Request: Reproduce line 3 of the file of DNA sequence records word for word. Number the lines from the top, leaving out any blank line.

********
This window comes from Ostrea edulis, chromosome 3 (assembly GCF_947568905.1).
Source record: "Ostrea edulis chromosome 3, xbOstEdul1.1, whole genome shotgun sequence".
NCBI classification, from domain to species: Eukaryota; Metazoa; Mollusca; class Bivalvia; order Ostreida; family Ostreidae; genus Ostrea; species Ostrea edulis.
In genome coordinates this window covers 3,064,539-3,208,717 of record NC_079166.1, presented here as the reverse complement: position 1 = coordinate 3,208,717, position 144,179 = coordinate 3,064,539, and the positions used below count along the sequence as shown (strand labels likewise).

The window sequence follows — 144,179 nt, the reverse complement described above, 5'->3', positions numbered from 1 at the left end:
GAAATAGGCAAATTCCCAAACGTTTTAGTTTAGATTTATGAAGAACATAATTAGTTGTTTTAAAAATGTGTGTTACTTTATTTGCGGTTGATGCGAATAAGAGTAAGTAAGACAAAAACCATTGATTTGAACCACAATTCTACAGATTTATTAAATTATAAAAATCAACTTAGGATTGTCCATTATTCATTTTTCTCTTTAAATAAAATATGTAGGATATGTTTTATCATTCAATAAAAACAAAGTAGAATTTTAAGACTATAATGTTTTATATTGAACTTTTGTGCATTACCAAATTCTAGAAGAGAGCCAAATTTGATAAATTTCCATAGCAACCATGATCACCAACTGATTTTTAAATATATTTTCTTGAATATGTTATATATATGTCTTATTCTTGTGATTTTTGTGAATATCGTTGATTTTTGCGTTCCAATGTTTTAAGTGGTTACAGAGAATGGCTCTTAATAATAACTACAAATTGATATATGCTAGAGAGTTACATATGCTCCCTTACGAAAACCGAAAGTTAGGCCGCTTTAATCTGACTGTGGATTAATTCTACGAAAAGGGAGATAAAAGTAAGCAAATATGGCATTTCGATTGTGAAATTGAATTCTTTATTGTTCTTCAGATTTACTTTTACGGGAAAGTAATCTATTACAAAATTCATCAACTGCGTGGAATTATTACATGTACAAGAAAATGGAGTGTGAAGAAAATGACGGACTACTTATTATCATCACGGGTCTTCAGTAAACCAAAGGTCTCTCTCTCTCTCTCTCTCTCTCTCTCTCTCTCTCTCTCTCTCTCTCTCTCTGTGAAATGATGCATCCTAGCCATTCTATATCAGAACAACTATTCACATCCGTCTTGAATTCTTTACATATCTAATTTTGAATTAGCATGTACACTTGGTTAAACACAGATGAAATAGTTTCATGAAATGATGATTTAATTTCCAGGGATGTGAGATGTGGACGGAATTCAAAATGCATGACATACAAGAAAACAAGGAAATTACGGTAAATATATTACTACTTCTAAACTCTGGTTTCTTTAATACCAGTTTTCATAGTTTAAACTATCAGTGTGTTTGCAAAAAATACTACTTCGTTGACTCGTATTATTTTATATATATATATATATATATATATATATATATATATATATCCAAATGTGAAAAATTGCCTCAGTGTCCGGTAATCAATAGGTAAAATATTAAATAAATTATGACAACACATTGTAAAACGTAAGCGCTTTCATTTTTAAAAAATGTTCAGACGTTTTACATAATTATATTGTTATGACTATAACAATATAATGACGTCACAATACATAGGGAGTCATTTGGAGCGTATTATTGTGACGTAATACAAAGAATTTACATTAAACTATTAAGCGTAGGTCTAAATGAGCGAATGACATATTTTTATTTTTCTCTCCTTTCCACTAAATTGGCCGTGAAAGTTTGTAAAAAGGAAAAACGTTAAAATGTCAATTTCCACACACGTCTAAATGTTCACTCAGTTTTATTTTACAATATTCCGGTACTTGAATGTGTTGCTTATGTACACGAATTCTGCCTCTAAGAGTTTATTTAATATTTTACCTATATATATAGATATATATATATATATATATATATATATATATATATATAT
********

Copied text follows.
NCBI classification, from domain to species: Eukaryota; Metazoa; Mollusca; class Bivalvia; order Ostreida; family Ostreidae; genus Ostrea; species Ostrea edulis.